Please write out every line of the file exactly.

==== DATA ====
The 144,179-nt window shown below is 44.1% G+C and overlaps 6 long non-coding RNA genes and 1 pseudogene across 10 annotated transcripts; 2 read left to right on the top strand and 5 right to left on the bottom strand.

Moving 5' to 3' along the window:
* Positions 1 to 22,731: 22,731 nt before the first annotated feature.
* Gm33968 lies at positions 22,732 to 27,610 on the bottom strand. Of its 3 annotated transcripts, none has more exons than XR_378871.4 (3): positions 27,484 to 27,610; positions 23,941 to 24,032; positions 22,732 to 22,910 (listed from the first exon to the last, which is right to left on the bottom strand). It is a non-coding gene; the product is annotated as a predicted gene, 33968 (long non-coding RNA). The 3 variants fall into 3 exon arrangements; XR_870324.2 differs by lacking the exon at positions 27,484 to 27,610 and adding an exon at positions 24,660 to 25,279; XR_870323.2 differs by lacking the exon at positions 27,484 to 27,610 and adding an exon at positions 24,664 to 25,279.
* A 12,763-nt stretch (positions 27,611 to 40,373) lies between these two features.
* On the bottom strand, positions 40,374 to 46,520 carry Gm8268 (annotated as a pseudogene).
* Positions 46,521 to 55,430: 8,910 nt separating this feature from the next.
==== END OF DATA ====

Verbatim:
The 144,179-nt window shown below is 44.1% G+C and overlaps 6 long non-coding RNA genes and 1 pseudogene across 10 annotated transcripts; 2 read left to right on the top strand and 5 right to left on the bottom strand.

Moving 5' to 3' along the window:
* Positions 1 to 22,731: 22,731 nt before the first annotated feature.
* Gm33968 lies at positions 22,732 to 27,610 on the bottom strand. Of its 3 annotated transcripts, none has more exons than XR_378871.4 (3): positions 27,484 to 27,610; positions 23,941 to 24,032; positions 22,732 to 22,910 (listed from the first exon to the last, which is right to left on the bottom strand). It is a non-coding gene; the product is annotated as a predicted gene, 33968 (long non-coding RNA). The 3 variants fall into 3 exon arrangements; XR_870324.2 differs by lacking the exon at positions 27,484 to 27,610 and adding an exon at positions 24,660 to 25,279; XR_870323.2 differs by lacking the exon at positions 27,484 to 27,610 and adding an exon at positions 24,664 to 25,279.
* A 12,763-nt stretch (positions 27,611 to 40,373) lies between these two features.
* On the bottom strand, positions 40,374 to 46,520 carry Gm8268 (annotated as a pseudogene).
* Positions 46,521 to 55,430: 8,910 nt separating this feature from the next.